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Yesterday, a subsidiary of the French bank Societe Generale introduced the stablecoin Euro CoinVertible on Ethereum, but, as it turned out, the code of the smart contract was written very badly.
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Developers from the crypto community conducted an auditEURCV code. They found that when creating a stablecoin, one of the fundamental principles was the control over transactions in this token. Each transfer must be confirmed by a separate transaction from a centralized registrar, which is most likely controlled by the bank.
“They programmed the smart contract in such a way thatmust whitelist all users, process all transfers and even ERC-20 confirmations before approving the transaction itself. This is an amazing example of inefficiency for the sake of regulation,” writes a smart contract engineer under the pseudonym alephv.eth.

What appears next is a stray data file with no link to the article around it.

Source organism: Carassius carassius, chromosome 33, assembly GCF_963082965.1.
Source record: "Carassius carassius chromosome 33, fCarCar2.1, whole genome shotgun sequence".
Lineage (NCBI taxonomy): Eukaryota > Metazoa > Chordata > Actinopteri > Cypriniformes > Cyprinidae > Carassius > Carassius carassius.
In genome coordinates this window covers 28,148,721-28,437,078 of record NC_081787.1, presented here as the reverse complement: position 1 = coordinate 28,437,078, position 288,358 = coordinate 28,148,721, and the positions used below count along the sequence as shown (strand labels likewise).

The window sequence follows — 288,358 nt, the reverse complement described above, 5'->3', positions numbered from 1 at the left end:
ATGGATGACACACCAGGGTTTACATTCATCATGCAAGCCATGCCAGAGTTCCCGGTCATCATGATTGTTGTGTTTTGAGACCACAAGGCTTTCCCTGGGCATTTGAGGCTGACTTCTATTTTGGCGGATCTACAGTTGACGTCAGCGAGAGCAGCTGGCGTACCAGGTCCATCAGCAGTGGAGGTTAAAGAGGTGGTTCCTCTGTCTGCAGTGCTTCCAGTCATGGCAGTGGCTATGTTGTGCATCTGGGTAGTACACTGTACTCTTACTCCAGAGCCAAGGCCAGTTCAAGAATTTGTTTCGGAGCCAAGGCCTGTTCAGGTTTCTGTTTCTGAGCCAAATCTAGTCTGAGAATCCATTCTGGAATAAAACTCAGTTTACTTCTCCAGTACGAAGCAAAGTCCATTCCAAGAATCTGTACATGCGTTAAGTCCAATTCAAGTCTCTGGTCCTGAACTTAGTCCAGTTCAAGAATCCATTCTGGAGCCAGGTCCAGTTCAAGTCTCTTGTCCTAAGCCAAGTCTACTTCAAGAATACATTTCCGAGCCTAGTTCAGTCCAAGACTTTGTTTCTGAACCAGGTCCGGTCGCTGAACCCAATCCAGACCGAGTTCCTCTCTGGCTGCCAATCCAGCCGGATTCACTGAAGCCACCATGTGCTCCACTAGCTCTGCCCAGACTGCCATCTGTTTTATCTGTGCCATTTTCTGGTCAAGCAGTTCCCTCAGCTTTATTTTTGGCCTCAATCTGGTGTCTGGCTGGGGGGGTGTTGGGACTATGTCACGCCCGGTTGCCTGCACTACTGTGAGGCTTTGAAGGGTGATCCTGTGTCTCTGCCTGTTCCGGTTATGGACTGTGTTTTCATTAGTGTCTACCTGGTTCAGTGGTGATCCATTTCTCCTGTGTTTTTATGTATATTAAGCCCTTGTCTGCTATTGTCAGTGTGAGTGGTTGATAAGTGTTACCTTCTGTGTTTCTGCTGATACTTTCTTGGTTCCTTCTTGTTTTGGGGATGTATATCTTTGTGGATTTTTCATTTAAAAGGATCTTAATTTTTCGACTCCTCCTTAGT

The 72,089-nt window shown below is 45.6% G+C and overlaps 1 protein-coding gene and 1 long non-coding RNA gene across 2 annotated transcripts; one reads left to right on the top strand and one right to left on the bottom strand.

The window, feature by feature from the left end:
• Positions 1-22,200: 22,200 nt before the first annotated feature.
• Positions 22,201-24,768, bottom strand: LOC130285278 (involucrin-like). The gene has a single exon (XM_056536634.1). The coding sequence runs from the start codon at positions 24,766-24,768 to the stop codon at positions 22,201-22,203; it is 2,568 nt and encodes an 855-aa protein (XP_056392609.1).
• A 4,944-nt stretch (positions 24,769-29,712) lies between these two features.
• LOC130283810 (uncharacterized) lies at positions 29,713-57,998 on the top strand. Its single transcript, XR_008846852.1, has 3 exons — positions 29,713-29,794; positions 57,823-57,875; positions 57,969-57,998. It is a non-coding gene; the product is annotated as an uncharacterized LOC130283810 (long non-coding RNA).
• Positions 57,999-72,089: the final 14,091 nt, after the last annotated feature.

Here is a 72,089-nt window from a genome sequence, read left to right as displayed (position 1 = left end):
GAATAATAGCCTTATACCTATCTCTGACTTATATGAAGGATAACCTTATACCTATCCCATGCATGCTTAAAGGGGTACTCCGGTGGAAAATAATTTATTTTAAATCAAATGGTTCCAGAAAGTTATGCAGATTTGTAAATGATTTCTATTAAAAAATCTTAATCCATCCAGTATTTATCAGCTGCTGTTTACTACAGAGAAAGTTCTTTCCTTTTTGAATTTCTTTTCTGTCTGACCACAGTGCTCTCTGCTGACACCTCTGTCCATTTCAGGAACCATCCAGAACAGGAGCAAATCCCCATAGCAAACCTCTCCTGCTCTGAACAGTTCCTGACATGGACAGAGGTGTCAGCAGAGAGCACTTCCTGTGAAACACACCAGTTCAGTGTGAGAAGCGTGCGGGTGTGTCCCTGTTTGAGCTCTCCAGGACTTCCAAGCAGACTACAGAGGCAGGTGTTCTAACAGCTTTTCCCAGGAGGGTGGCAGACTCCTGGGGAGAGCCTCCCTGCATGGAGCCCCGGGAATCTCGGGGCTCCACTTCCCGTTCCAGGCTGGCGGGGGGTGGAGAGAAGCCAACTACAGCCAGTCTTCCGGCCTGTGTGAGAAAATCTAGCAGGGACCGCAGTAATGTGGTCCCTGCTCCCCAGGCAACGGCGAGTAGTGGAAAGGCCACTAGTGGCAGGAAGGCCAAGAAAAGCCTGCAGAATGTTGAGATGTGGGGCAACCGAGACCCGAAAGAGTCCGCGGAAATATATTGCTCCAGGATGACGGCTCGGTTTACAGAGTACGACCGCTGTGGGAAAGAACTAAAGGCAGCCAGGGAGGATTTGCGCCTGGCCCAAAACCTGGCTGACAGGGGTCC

The colleague was supported by the founder of the NFT foobar project,who stated that it was "the worst code he's ever seen" and called it "a laughing stock". Cryptocurrency analyst Mason Versluis also wrote that the stablecoin code is “absolutely terrible” and suggested that Societe Generale stay away from the cryptocurrency industry.
And here is investor Ryan Berkman (Ryan Berckman)defended the French bank. He noted that Societe Generale is taking “first steps” in the crypto-currency field and when the developers gain more experience, they will change the smart contract code. He also expects more traditional banks to launch stablecoins on public blockchains.
Recall that the Euro CoinVertible stablecoin is pegged to the euro and is intended for qualified institutional investors of Societe Generale.